Like Ferdinand Saussure, the Chinese scholar Ernest Fenallosa believed that in language there are no concrete objects outside a web of correlating meaning. Fenallosa based his ideas on a close study of nature: in nature no “thing” exists in isolation because things cannot be removed from their relationships, represented in language by verbs (in order to exist a thing must be the object or subject of a successive or continuous action).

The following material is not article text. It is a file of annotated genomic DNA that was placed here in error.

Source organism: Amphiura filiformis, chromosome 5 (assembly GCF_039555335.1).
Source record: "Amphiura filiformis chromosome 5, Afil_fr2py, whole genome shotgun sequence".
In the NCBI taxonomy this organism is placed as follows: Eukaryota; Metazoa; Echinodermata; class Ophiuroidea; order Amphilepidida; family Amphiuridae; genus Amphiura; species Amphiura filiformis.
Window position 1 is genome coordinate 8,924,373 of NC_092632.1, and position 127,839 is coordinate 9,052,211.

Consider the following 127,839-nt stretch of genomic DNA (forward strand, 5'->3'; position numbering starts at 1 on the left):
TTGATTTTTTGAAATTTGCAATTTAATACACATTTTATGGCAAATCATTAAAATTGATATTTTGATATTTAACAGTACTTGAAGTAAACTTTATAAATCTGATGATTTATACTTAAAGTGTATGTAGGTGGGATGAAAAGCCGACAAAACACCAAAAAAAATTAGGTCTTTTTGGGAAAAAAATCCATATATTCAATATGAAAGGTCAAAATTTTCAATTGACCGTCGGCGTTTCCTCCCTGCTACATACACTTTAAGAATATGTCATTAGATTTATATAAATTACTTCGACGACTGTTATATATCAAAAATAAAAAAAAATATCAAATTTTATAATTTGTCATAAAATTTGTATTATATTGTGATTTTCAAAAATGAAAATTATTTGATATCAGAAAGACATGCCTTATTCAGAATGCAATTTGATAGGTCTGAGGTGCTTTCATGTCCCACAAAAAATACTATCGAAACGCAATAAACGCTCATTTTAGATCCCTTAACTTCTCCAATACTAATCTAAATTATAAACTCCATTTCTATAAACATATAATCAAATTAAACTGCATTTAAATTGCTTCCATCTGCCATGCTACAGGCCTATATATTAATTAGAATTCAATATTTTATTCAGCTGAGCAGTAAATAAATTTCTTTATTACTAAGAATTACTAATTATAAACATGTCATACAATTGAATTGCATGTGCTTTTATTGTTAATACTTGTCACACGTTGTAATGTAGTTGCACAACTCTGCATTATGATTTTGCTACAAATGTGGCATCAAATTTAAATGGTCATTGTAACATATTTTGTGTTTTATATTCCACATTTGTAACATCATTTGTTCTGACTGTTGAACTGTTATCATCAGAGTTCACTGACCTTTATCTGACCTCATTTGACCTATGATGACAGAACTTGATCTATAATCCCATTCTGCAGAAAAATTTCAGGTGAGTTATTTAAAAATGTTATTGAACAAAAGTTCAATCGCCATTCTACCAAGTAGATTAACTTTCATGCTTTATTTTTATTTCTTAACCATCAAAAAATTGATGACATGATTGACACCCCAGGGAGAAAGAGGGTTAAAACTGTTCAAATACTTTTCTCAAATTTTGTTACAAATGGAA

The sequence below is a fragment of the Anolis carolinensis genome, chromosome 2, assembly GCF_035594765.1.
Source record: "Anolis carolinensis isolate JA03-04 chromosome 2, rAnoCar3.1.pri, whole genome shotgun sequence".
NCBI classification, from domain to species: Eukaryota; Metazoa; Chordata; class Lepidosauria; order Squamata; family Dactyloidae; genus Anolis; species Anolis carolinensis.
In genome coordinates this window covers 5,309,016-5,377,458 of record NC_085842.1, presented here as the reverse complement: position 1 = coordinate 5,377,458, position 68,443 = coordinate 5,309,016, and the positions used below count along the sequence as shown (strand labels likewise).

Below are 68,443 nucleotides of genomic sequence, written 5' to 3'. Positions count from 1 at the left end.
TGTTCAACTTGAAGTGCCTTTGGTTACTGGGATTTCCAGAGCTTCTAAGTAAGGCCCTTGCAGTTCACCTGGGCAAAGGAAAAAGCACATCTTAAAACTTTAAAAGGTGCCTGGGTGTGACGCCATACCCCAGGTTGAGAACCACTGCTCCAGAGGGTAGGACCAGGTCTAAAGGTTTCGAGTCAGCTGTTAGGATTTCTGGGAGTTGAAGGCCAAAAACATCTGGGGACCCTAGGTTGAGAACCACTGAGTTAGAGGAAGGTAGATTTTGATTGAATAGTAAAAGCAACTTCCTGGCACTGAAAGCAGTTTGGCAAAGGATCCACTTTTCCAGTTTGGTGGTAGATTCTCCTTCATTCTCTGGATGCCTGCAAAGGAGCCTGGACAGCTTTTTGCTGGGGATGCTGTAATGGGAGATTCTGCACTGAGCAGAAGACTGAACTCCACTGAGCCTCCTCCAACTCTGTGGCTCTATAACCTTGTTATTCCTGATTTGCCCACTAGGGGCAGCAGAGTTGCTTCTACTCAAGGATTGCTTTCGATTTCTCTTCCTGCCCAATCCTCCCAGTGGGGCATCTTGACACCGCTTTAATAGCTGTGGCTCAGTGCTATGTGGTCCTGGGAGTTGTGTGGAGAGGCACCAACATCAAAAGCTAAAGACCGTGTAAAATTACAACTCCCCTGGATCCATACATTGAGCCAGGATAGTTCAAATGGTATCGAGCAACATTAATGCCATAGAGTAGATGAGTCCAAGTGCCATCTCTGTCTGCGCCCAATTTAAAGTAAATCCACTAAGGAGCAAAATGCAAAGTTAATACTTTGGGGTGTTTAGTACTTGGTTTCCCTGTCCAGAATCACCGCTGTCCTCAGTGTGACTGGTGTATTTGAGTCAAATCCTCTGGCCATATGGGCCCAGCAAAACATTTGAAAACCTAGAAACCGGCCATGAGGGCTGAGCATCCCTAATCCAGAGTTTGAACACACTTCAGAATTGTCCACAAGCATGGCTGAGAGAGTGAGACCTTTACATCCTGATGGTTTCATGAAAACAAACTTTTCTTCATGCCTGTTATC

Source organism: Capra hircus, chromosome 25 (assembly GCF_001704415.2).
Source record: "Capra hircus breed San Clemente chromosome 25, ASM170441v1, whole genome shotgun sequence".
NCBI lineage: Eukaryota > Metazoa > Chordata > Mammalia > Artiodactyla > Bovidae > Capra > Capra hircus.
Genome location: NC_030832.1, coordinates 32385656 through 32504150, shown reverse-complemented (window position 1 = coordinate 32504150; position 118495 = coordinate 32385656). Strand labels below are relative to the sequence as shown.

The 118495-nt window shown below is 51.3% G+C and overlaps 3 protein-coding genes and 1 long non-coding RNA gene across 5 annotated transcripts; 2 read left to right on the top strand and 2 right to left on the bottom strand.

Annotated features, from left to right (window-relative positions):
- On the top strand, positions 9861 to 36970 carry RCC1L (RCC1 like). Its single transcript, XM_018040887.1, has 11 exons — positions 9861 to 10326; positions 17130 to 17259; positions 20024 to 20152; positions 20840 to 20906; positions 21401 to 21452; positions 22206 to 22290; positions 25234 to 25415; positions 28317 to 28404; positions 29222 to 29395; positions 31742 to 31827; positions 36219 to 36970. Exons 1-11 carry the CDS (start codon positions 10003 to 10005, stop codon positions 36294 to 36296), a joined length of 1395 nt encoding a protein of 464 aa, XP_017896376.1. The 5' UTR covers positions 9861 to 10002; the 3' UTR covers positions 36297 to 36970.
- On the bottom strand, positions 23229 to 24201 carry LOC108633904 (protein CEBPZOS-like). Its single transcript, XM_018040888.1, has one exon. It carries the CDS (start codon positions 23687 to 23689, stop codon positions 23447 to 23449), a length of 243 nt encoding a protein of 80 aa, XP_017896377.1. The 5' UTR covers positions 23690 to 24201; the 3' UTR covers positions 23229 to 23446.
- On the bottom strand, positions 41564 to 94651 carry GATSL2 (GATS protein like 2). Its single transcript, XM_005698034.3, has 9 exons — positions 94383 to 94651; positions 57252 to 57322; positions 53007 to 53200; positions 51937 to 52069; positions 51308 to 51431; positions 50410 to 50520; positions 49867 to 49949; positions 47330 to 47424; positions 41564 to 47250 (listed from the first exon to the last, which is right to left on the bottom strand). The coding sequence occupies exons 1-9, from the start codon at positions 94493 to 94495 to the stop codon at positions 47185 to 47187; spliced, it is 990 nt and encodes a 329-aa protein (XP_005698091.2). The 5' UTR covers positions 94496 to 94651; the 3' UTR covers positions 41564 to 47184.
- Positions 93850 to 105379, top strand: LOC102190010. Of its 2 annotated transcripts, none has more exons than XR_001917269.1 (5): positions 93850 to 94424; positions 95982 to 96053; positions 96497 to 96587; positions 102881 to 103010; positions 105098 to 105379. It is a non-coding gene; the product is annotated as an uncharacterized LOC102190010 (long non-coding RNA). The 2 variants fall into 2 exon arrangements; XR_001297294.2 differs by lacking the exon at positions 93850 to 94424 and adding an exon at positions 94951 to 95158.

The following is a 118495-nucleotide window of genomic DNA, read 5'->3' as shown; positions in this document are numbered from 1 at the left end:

I don’t know for how long I’ve tried to make myself a noun. Nouns are endings, deaths, and I have felt dead. Nouns are by nature distant. From this day forward, I act, like a verb: I will construct objects and subjects, become an impromptu object or subject, correlate in turn to objects and subjects via other verbs. Nouns drop in and out of the lexicon, they are replaced and forgotten as newer words supplant their meanings. Verbs, the core of action, the core of thought, even supplanted figure into other words, their relations (the Latin jacere, “to throw”: eject, subject, object, abject, etc).

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